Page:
It doesn’t have to be perfect, but it does have to be right.
Whether they’re aware of it or not, this attitude is something that I think distinguishes the more seasoned producers, directors, and cinematographers I’ve worked with from those at the beginning of their careers, and it’s something that every artist ought to think about during the course of a project.
You can drive yourself crazy trying to get the artist you’re working with to find the perfect solution to a creative problem. The perfect grade. The perfect cut. The perfect draft. The perfect font. In a quest for perfection, you might try solution after solution, discarding one after the other because of the vague sense that no matter how good what you’ve got is, there must be something better.
This is a fantastic way to spend shedloads of money, consuming inordinate amounts of time creating lots of versions, many of which probably work extremely well to solve whatever creative issues need resolving. But you don’t need five different solutions, you just need one good one. Veteran clients know this.
I contend there’s a better way of framing the quest for creative excellence, which is to focus on finding the right solution to the creative problem at hand. While there can only be one perfect solution (attainable only after a Xeno’s paradox worth of cash-burning variations), there could be many right solutions, and you need only try the first one or two to finish the scene well and move on.
This is not the same as settling for less, or only doing “good enough.” A solution that’s truly right may not be easy, it may yet require a few versions to discover. However, when found, the right solution will achieve the look, timing, theme, or design that forwards your project’s agenda and allows you to move on to the next task in the endless conga-line of things you need to finish. And acknowledging that you’ve found the right solution will spare you the fear, doubt, and uncertainty that “oh god there must be an even better solution out there if only we’re smart and creative and tenacious and RICH enough to find it.”
If you find the right solution, everything should fit together in a satisfying way. Might you come up with an even better solution tomorrow? Sure, but you don’t have to worry about that now, because if something better presents itself, then you can always revisit. And if not, than you probably found the best solution in the first place, and aren’t you glad you stopped worrying about it and moved on?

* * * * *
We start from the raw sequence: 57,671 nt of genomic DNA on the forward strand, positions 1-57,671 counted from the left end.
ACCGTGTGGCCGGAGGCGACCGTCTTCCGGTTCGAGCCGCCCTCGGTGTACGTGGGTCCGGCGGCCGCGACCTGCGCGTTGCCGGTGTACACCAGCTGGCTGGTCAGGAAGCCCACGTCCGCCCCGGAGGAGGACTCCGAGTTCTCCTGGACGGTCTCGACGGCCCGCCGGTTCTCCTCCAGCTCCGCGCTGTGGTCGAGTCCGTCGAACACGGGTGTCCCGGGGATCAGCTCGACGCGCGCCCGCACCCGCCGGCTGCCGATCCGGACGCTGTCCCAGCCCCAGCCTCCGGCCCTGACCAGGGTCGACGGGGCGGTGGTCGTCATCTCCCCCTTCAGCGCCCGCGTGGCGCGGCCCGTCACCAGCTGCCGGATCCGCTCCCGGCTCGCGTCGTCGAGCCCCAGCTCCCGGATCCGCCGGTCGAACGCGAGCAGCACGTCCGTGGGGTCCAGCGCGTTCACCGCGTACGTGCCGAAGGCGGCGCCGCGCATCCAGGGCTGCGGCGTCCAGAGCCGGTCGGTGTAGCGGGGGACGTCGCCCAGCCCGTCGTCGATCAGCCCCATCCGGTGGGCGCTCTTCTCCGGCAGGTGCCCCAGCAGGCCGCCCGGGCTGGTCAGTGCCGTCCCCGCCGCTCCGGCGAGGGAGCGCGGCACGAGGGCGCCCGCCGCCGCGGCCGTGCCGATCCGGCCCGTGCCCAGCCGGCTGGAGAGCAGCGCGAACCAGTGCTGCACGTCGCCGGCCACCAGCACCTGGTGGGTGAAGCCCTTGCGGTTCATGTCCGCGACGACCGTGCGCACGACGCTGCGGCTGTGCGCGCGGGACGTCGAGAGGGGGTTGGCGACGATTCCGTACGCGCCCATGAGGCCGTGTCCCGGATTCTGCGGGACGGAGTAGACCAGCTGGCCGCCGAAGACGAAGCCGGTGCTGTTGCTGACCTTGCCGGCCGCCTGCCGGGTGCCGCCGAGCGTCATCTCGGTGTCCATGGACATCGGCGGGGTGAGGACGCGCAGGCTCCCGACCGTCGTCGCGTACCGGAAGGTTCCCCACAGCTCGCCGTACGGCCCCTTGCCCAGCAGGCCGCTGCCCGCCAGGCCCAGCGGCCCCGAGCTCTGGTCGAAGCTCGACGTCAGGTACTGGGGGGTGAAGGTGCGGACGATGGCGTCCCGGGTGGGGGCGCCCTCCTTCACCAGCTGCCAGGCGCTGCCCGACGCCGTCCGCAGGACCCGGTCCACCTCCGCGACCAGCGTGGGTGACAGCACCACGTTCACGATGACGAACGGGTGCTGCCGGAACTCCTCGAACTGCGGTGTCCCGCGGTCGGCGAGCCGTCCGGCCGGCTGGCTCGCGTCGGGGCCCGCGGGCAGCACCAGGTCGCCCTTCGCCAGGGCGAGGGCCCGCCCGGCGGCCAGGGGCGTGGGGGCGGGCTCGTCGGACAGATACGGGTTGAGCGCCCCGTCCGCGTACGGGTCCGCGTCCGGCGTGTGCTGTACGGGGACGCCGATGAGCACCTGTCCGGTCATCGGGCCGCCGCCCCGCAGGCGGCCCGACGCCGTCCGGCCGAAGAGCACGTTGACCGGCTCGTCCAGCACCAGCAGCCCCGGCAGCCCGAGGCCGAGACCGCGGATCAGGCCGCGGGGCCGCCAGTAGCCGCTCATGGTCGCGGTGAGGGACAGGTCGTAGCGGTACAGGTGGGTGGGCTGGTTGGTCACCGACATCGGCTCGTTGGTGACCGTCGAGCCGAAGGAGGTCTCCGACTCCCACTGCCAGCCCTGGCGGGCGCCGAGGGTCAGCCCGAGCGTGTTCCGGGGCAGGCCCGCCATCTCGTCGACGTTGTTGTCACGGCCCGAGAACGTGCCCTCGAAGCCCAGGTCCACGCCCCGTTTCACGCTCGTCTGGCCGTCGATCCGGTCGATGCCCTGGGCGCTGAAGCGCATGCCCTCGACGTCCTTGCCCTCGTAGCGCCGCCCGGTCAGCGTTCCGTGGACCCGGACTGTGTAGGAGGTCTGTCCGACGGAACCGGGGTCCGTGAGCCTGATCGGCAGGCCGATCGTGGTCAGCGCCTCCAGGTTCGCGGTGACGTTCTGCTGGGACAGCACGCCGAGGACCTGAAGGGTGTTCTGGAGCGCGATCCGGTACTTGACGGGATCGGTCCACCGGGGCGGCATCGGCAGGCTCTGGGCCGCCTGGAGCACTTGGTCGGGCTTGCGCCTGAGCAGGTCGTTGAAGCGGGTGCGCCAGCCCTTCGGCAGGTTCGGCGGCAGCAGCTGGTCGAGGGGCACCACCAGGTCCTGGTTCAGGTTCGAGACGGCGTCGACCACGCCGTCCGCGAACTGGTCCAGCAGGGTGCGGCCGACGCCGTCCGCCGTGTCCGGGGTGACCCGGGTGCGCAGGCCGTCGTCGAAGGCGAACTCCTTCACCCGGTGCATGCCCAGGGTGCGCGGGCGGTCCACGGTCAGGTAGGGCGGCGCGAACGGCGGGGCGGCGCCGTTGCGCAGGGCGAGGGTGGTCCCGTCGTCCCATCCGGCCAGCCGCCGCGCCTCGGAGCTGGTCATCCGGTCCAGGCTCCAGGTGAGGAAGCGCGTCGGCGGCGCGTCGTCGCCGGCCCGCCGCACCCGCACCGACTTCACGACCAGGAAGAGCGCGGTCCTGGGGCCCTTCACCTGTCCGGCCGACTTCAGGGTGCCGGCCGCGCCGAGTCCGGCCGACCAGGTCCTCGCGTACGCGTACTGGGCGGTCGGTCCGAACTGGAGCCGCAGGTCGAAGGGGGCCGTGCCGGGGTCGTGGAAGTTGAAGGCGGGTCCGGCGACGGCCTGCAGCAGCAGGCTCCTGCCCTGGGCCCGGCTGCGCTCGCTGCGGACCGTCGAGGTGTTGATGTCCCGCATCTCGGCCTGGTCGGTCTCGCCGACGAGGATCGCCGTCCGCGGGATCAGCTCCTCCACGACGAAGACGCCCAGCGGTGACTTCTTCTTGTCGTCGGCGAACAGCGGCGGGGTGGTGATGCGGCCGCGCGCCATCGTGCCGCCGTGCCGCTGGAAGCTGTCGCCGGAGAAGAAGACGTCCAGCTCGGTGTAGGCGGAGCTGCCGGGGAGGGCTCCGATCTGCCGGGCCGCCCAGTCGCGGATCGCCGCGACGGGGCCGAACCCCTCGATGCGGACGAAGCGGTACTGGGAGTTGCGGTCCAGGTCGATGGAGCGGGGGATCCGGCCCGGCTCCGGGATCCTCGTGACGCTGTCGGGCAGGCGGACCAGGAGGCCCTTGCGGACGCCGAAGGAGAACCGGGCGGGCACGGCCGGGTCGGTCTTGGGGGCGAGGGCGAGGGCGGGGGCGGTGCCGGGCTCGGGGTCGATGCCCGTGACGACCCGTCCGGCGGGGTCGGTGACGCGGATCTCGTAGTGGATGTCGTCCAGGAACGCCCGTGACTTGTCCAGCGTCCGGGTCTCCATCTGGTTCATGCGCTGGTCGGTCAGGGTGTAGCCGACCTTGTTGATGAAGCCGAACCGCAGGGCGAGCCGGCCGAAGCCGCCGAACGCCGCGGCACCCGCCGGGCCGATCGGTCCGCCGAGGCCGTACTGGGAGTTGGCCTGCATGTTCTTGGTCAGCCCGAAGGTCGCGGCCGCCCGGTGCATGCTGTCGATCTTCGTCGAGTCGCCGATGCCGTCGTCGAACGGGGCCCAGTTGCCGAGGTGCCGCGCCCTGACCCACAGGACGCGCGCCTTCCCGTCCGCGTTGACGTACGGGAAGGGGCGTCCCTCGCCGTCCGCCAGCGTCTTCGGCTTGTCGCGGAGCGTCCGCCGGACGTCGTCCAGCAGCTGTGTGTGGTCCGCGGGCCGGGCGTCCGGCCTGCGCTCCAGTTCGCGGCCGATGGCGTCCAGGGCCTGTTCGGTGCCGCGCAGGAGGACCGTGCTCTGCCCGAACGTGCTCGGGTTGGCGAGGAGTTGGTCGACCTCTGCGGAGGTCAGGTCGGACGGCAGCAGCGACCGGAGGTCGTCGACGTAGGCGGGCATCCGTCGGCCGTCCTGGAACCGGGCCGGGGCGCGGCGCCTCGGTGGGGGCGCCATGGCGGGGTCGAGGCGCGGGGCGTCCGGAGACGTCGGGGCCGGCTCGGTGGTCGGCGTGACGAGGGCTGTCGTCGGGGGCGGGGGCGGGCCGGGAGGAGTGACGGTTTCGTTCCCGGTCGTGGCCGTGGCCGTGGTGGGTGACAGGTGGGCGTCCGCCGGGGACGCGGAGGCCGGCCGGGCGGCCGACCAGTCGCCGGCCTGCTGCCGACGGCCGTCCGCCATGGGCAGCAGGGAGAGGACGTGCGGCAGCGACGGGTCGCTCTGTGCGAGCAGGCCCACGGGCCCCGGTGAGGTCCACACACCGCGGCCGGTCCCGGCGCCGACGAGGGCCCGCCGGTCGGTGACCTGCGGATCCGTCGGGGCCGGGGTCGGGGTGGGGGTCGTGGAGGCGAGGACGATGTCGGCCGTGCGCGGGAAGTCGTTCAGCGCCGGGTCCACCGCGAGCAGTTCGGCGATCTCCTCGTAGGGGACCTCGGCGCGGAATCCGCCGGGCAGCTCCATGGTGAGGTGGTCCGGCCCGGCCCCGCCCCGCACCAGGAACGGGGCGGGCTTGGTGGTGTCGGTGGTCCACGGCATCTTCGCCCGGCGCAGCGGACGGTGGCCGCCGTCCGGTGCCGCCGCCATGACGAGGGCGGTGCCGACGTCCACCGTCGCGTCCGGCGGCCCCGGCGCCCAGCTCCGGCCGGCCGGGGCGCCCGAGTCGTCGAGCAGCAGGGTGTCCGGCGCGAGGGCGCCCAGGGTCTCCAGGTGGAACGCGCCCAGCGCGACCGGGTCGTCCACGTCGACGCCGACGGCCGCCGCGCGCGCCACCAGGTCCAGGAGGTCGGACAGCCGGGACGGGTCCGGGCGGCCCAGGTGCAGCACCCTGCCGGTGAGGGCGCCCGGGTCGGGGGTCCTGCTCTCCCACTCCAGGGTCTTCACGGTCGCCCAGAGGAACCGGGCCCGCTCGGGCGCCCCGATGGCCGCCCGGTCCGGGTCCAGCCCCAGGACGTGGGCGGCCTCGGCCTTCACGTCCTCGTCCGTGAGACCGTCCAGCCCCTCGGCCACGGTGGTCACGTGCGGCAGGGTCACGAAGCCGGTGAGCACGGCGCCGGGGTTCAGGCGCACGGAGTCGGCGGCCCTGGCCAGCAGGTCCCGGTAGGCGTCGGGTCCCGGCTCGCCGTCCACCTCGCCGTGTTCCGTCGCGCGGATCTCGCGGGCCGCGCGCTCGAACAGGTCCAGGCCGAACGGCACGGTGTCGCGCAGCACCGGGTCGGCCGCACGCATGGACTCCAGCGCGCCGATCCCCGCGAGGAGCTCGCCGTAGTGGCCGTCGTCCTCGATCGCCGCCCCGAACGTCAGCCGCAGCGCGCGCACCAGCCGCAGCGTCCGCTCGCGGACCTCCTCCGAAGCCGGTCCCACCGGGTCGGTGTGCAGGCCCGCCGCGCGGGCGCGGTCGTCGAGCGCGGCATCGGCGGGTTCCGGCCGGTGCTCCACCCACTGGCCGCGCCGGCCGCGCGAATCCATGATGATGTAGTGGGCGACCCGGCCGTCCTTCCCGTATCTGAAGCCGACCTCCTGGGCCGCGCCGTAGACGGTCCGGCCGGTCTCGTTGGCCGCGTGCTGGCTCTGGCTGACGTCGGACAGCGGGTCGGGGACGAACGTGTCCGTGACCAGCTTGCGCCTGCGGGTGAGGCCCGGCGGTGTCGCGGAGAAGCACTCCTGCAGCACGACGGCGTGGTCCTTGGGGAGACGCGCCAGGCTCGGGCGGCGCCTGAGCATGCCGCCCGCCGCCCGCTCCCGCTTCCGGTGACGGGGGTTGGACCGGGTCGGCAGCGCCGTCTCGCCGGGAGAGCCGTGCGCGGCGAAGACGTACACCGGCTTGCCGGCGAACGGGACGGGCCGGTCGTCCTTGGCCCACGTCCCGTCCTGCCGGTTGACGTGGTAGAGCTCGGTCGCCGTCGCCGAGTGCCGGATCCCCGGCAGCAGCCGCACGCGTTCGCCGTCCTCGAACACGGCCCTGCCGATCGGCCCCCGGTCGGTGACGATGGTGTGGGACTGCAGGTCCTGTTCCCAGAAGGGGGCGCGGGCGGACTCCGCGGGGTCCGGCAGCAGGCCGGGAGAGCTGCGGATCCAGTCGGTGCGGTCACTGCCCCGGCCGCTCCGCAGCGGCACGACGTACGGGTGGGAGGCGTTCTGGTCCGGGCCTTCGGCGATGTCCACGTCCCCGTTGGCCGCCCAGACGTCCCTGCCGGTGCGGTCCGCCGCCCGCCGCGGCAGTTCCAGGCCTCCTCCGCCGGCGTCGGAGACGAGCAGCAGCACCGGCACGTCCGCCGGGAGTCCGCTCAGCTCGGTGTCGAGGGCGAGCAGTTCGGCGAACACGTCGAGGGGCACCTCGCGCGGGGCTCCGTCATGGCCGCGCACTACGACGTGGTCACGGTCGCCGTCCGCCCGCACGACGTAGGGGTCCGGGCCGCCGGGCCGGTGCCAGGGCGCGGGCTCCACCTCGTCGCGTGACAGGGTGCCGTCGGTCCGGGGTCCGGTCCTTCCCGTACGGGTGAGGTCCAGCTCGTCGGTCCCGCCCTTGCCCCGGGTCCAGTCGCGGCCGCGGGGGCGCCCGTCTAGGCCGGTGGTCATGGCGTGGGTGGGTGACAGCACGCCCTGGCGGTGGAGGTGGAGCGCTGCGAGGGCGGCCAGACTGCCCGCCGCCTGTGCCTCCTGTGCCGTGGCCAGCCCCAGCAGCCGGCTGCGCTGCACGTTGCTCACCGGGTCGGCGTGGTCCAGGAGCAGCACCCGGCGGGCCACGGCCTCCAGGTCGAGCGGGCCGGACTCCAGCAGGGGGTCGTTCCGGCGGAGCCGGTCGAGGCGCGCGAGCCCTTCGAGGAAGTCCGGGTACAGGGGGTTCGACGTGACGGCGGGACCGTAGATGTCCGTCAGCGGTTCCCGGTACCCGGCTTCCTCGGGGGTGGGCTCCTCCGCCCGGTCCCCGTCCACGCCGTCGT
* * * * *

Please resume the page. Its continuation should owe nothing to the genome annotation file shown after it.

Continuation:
So that’s my note for the clients and artists of the world. Focus on finding a solution that’s right for your project, and move on.
On the other hand, a piece of corollary advice for the creative professional doing client service is this—a solution that’s right for you might not be right for the client. Many are the colorists/editors/writers/compositors/motion graphics artists/sound designers who’ve pulled their hair out over a client’s rejection of their brilliant solution to a creative problem.
When other folks are paying us to be creative for them, it’s incumbent upon us to reverse-engineer the aesthetic of the client in order to develop solutions that the client will find fulfilling. In an ideal world, those would dovetail with our own inclinations, and those are moments to be treasured. When it doesn’t, it’ll spare you a lot of heartache if you focus on figuring out what it is the client actually wants and why they want it, rather than trying to convince them that your way is better (unless the client is utterly undecided, in which case it’s entirely appropriate to make recommendations to break the log-jam).
Admittedly, this is easier said then done, depending on the personalities in the room.
And this is where I go back to giving one more piece of advice to the clients of the world. If you’ve done your homework, and you’ve hired a skilled artist whose reputation and/or showreel you trust to perform a job for you, keep in mind during moments of uncertainty that you hired them because they write/grade/edit/compose/design for a living, and they’re trying to do what’s best for your project. If you’ve been given a solution that you generally like, but you want to see another version just because you think there’s something better out there but you’re not honestly sure if that’s even true, it’s probably okay to trust the artist you’re working with and move on to the next task.
If you still feel that way tomorrow, you can always revisit, but if you watch that section again and realize that the solution is just right, you’ll feel pretty smart about nailing the project and saving a few hours while doing so.
Nice post Alexis. And just to sum it up, I’d like to share an expression we use in France, saying “Le mieux est l’ennemi du bien”, which translates into “Better is the enemy of Good”. 😉
Very good post Alexis. I like to talk about it as either telling the truth or feeding the baby. It keeps it separated from you personally in a way that perfection can ruin a project, which I think is an egocentric driven opinion. Truth is is simple, in our case, it’s not really fact, but it’s an honest, open opinion. Feeding the Baby is separating the project from yourself. It’s its own person. Sure you created it but it’s going to want to eat certain types of things at certain points in its life. Forcing ideas into something as large as a film is arrogant and destructive in the long run. That’s where right, not perfect make great sense.
[…] colorist, author, trainer and filmmaker Alexis Van Hurkman shares what is a valuable insight on the level of perfection required when working in any creative field, but is especially relevant in the field of color […]